The integrated oil and gas company, Chevron (CVX), has had its share of concerns over the past quarter, but this stable, long-lived company appears to have a bright future. Chevron beat the expected earnings per share for the first quarter, and EPS is expected to increase another $.04 next quarter to $3.31. However, over the past three months, Chevron stock price is down about 12 percent, currently sitting near $96 per share. I believe Chevron will overcome any further setbacks and will see an eventual increase in stock price.
The most recent concerns for Chevron management is the shareholder displeasure over the use of hydraulic fracturing and the ongoing litigation with Ecuador over environmental issues. While Chevron intended to focus on the planned expansion of oil and gas production, shareholders seemed interested in the matters that dealt largely with environmental safety.
Hydraulic fracturing, or "fracking", is a drilling technique where chemicals, water, and sand are drilled at a high pressure into underground wells to extract natural gas. This process has allowed for an unprecedented growth in oil and gas production in the United States for both Chevron and the rest of the energy sector. However, shareholders have raised concerns on the impact fracking has on the environment and public health.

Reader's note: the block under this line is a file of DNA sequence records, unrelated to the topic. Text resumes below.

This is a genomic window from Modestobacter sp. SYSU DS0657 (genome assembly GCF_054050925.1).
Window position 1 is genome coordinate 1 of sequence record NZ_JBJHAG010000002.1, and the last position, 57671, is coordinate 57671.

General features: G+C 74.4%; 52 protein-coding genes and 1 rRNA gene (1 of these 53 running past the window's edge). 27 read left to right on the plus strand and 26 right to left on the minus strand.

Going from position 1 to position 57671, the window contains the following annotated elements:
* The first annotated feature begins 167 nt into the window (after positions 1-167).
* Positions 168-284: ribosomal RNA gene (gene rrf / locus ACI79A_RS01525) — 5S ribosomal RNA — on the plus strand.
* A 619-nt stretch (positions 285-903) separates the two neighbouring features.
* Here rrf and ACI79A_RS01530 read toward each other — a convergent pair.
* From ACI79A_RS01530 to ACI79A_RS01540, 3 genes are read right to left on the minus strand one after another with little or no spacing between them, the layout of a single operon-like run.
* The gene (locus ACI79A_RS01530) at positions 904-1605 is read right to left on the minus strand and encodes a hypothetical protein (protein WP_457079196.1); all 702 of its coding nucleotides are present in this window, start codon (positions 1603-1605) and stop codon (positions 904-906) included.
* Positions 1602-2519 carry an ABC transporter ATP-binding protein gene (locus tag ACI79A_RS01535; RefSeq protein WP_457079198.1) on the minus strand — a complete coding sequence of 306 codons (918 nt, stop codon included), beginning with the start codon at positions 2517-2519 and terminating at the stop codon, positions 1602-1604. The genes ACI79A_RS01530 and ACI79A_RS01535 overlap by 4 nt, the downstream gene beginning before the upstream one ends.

This debate on fracking techniques could become a large setback for Chevron, especially if fracking is found to have notable side effects on public health and the environment. However, Chevron CEO John Watson has taken a firm, impressive stance on the topic. Watson has supported an expanded disclosure of the chemicals used in drilling for natural gas, and noted Chevron discloses such chemicals online. Watson has also made sure to confirm some of the main challenges in the oil and gas industry are to ensure all companies use the necessary practices to prevent environment damage and to inform the public about what to expect when fracking techniques are used near by.